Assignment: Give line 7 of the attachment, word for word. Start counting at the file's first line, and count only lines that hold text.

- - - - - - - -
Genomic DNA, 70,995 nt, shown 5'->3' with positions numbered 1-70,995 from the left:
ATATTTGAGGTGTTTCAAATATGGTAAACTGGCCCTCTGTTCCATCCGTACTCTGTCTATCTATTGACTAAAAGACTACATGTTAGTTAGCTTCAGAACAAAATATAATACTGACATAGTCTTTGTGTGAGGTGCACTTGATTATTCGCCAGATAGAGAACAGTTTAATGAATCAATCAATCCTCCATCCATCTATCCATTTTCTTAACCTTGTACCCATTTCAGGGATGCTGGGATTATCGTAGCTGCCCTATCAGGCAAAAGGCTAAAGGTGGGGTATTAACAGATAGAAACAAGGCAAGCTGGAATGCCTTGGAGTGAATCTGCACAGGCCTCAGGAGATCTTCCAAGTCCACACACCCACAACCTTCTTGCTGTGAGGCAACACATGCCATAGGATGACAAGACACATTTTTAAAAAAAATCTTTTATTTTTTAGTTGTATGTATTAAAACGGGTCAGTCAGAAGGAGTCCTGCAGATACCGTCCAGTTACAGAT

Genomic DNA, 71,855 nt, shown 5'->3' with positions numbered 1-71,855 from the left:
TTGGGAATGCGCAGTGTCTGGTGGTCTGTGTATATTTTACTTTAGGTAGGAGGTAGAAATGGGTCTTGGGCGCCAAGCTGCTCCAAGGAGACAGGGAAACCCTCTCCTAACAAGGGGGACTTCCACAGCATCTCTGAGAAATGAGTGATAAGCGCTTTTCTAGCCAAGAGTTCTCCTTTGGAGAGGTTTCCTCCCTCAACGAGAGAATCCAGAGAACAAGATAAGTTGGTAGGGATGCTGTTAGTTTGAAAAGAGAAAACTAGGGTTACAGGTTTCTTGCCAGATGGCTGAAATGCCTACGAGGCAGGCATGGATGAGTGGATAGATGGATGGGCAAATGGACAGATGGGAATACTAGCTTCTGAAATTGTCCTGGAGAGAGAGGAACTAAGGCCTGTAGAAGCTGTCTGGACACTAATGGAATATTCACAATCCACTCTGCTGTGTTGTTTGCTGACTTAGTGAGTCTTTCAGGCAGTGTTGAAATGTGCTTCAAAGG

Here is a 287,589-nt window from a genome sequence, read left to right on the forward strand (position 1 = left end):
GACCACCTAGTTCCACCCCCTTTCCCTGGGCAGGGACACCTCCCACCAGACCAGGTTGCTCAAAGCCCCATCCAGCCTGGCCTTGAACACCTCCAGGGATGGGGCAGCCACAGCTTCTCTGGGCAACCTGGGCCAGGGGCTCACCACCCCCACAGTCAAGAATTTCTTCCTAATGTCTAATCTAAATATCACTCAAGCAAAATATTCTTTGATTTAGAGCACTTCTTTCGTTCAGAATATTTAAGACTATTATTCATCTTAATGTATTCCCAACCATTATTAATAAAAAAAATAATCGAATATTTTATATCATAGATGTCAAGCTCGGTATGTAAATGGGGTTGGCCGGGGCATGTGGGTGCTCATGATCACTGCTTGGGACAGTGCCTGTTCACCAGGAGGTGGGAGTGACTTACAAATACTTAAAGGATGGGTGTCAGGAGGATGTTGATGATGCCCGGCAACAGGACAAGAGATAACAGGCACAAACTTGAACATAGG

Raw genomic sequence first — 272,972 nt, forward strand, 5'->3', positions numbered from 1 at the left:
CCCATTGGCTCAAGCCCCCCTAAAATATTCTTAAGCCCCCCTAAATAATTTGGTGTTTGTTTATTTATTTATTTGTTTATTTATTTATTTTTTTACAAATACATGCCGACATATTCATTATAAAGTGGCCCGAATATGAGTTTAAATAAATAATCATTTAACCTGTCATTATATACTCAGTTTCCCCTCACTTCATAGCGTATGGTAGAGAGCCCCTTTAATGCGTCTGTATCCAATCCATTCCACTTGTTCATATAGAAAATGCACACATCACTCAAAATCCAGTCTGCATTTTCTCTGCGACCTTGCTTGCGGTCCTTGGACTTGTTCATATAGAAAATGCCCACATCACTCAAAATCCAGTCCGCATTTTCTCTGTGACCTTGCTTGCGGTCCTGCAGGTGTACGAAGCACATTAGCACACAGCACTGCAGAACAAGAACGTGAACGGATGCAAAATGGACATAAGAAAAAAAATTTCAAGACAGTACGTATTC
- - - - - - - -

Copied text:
Raw genomic sequence first — 272,972 nt, forward strand, 5'->3', positions numbered from 1 at the left: